Inductively defined function

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Given an inductively defined set [math]X [/math], we know that every element [math]x [/math] of [math]X [/math] is formed using one of the rules defining [math]X [/math]. Therefore, if we want to define a function with domain [math]X [/math], it suffices to describe how to evaluate it for objects formed with each rule.

Moreover, we can think of forming the value of [math]f(x) [/math] at the same time that we show that [math]x \href{/cs2800/wiki/index.php/%E2%88%88}{∈} X [/math]; this means that for all of the substructures [math]x' [/math] of [math]x [/math] (i.e. the "smaller" elements of [math]X [/math] that were used to construct [math]x [/math]), we can assume that [math]f(x') [/math] has already been defined, and use it in the definition of [math]f(x) [/math].

A function defined in this way is called an inductively defined function or a recursive function.

Example: length

For example, we could define a function for computing the length of a string inductively:

Definition: len
Let [math]\href{/cs2800/wiki/index.php/Len}{len} : \href{/cs2800/wiki/index.php?title=%CE%A3%5E*&action=edit&redlink=1}{Σ^*} → \href{/cs2800/wiki/index.php/%E2%84%95}{ℕ} [/math] be given inductively by [math]\href{/cs2800/wiki/index.php/Len}{len}(\href{/cs2800/wiki/index.php/%CE%95}{ε}) \href{/cs2800/wiki/index.php?title=%3D&action=edit&redlink=1}{=} 0 [/math] and [math]\href{/cs2800/wiki/index.php/Len}{len}(\href{/cs2800/wiki/index.php?title=Xa&action=edit&redlink=1}{xa}) := 1 + \href{/cs2800/wiki/index.php/Len}{len}(x) [/math].

It is reasonable to use [math]\href{/cs2800/wiki/index.php/Len}{len}(x) [/math] when defining [math]\href{/cs2800/wiki/index.php/Len}{len}(\href{/cs2800/wiki/index.php?title=Xa&action=edit&redlink=1}{xa}) [/math] because [math]x [/math] is a substructure of [math]xa [/math]; we must have already proved that [math]x \href{/cs2800/wiki/index.php/%E2%88%88}{∈} \href{/cs2800/wiki/index.php?title=%CE%A3%5E*&action=edit&redlink=1}{Σ^*} [/math] before we prove that [math]\href{/cs2800/wiki/index.php?title=Xa&action=edit&redlink=1}{xa} \href{/cs2800/wiki/index.php/%E2%88%88}{∈} \href{/cs2800/wiki/index.php?title=%CE%A3%5E*&action=edit&redlink=1}{Σ^*} [/math]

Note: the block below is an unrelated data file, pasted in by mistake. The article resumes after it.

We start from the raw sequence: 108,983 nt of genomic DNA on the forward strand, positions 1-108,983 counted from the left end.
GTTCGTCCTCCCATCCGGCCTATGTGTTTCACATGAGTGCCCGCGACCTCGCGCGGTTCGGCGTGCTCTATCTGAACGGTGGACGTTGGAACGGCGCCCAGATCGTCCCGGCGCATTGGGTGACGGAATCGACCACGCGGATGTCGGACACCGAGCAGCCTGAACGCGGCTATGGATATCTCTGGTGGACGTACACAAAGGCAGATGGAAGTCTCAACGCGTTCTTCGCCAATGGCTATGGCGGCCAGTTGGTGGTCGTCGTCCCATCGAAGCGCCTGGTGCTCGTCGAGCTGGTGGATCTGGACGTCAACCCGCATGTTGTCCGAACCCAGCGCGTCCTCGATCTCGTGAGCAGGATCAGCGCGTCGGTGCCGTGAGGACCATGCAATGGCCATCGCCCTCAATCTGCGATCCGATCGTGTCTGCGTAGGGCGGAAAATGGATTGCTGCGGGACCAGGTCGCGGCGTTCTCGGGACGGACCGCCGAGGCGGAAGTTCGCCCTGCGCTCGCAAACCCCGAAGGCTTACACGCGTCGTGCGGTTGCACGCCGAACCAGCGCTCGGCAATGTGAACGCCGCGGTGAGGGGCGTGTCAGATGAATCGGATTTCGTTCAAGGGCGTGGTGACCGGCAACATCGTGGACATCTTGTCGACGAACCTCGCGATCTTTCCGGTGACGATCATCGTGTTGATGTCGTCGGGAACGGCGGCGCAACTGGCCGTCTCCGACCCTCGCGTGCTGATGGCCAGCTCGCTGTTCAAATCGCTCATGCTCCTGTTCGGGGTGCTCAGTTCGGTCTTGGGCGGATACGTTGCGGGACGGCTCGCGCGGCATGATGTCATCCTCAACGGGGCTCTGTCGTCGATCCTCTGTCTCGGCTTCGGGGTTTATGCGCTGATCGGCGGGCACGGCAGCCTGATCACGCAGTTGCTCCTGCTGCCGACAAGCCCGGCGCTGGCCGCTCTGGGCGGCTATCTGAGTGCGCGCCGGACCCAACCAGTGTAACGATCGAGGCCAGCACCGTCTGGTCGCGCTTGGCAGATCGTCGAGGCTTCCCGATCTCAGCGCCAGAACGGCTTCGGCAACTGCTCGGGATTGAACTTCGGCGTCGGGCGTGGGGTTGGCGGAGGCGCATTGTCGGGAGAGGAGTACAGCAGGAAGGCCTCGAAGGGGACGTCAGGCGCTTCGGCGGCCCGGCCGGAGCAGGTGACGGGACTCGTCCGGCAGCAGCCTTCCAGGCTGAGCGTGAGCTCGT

We can then compute

[math]\begin{align*} \href{/cs2800/wiki/index.php/Len}{len}(0110) &= 1+\href{/cs2800/wiki/index.php/Len}{len}(011) \\ &= 1 + (1 + \href{/cs2800/wiki/index.php/Len}{len}(01)) \\ &= 1 + 1 + 1 + \href{/cs2800/wiki/index.php/Len}{len}(0) \\ &= 1 + 1 + 1 + 1 + \href{/cs2800/wiki/index.php/Len}{len}(\href{/cs2800/wiki/index.php?title=%5Cepsilon&action=edit&redlink=1}{\epsilon}) \\ &= 1 + 1 + 1 + 1 + 0 = 4 \end{align*} [/math]

Example: bad inductive definition

When giving an inductive definition of a function [math]f [/math], it is important to only use [math]f(x') [/math] in the definition of [math]f(x) [/math] if [math]x' [/math] is a substructure of [math]x [/math].

For example, the "function" [math]bogus : \href{/cs2800/wiki/index.php?title=%CE%A3%5E*&action=edit&redlink=1}{Σ^*} \href{/cs2800/wiki/index.php/%5Cto}{\to} \href{/cs2800/wiki/index.php/%E2%84%95}{ℕ} [/math] given inductively by [math]bogus(\href{/cs2800/wiki/index.php/%CE%95}{ε}) := 0 [/math] and [math]bogus(\href{/cs2800/wiki/index.php?title=Xa&action=edit&redlink=1}{xa}) := bogus(\href{/cs2800/wiki/index.php?title=Xa&action=edit&redlink=1}{xa}) [/math] is not well-defined. Indeed, try computing [math]bogus("abc") [/math]; any choice of output satisfies the defining equations.

As a more insidious example, consider [math]nasty : \href{/cs2800/wiki/index.php?title=%CE%A3%5E*&action=edit&redlink=1}{Σ^*} \href{/cs2800/wiki/index.php/%5Cto}{\to} \href{/cs2800/wiki/index.php?title=%CE%A3%5E*&action=edit&redlink=1}{Σ^*} [/math] given by [math]nasty(\href{/cs2800/wiki/index.php/%CE%95}{ε}) := \href{/cs2800/wiki/index.php/%CE%95}{ε} [/math] and [math]nasty(\href{/cs2800/wiki/index.php?title=Xa&action=edit&redlink=1}{xa}) := nasty(nasty(x)) [/math]. Here, it is perfectly reasonable to use [math]nasty(x) [/math] in the definition of [math]nasty(\href{/cs2800/wiki/index.php?title=Xa&action=edit&redlink=1}{xa}) [/math] because [math]x [/math] is a substructure of [math]\href{/cs2800/wiki/index.php?title=Xa&action=edit&redlink=1}{xa} [/math], but [math]nasty(nasty(x)) [/math] is not ok, because [math]nasty(x) [/math] is not necessarily a substructure of [math]\href{/cs2800/wiki/index.php?title=Xa&action=edit&redlink=1}{xa} [/math] and we can only apply [math]nasty [/math] to substructures of [math]\href{/cs2800/wiki/index.php?title=Xa&action=edit&redlink=1}{xa} [/math] in the definition of [math]nasty(\href{/cs2800/wiki/index.php?title=Xa&action=edit&redlink=1}{xa}) [/math].

Example: concatenation

We often want to concatenate two strings [math]x [/math] and [math]y [/math]: put one of them at the end of another. [math]xy [/math] is not a string according to the inductive definition of Σ^*, but we can define a function that produces that string (which we will then abbreviate as [math]xy [/math]).

There are at least two options. We could use induction on the second argument:

Definition: concatenation